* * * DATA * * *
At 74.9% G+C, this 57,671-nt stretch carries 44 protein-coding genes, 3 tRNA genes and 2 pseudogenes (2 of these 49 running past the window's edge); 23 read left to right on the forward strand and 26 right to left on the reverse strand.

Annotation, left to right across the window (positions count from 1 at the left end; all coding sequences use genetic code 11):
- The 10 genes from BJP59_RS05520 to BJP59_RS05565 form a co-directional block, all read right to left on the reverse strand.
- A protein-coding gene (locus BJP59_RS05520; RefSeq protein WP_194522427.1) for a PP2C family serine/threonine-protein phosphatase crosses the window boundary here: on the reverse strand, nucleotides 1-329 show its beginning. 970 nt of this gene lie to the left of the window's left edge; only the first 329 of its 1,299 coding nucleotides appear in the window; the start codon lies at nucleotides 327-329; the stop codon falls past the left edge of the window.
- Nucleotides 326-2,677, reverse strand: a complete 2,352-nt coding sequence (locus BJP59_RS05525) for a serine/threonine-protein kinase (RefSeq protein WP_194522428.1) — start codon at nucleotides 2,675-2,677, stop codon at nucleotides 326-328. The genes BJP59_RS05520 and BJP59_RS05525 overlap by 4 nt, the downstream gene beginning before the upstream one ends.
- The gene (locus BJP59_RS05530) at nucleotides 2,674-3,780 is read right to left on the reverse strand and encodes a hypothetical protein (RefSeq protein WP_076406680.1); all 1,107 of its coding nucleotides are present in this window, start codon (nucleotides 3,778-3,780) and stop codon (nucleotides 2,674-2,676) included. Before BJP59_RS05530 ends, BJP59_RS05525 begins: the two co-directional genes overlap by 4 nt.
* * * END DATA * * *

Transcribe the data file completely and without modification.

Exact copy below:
At 74.9% G+C, this 57,671-nt stretch carries 44 protein-coding genes, 3 tRNA genes and 2 pseudogenes (2 of these 49 running past the window's edge); 23 read left to right on the forward strand and 26 right to left on the reverse strand.

Annotation, left to right across the window (positions count from 1 at the left end; all coding sequences use genetic code 11):
- The 10 genes from BJP59_RS05520 to BJP59_RS05565 form a co-directional block, all read right to left on the reverse strand.
- A protein-coding gene (locus BJP59_RS05520; RefSeq protein WP_194522427.1) for a PP2C family serine/threonine-protein phosphatase crosses the window boundary here: on the reverse strand, nucleotides 1-329 show its beginning. 970 nt of this gene lie to the left of the window's left edge; only the first 329 of its 1,299 coding nucleotides appear in the window; the start codon lies at nucleotides 327-329; the stop codon falls past the left edge of the window.
- Nucleotides 326-2,677, reverse strand: a complete 2,352-nt coding sequence (locus BJP59_RS05525) for a serine/threonine-protein kinase (RefSeq protein WP_194522428.1) — start codon at nucleotides 2,675-2,677, stop codon at nucleotides 326-328. The genes BJP59_RS05520 and BJP59_RS05525 overlap by 4 nt, the downstream gene beginning before the upstream one ends.
- The gene (locus BJP59_RS05530) at nucleotides 2,674-3,780 is read right to left on the reverse strand and encodes a hypothetical protein (RefSeq protein WP_076406680.1); all 1,107 of its coding nucleotides are present in this window, start codon (nucleotides 3,778-3,780) and stop codon (nucleotides 2,674-2,676) included. Before BJP59_RS05530 ends, BJP59_RS05525 begins: the two co-directional genes overlap by 4 nt.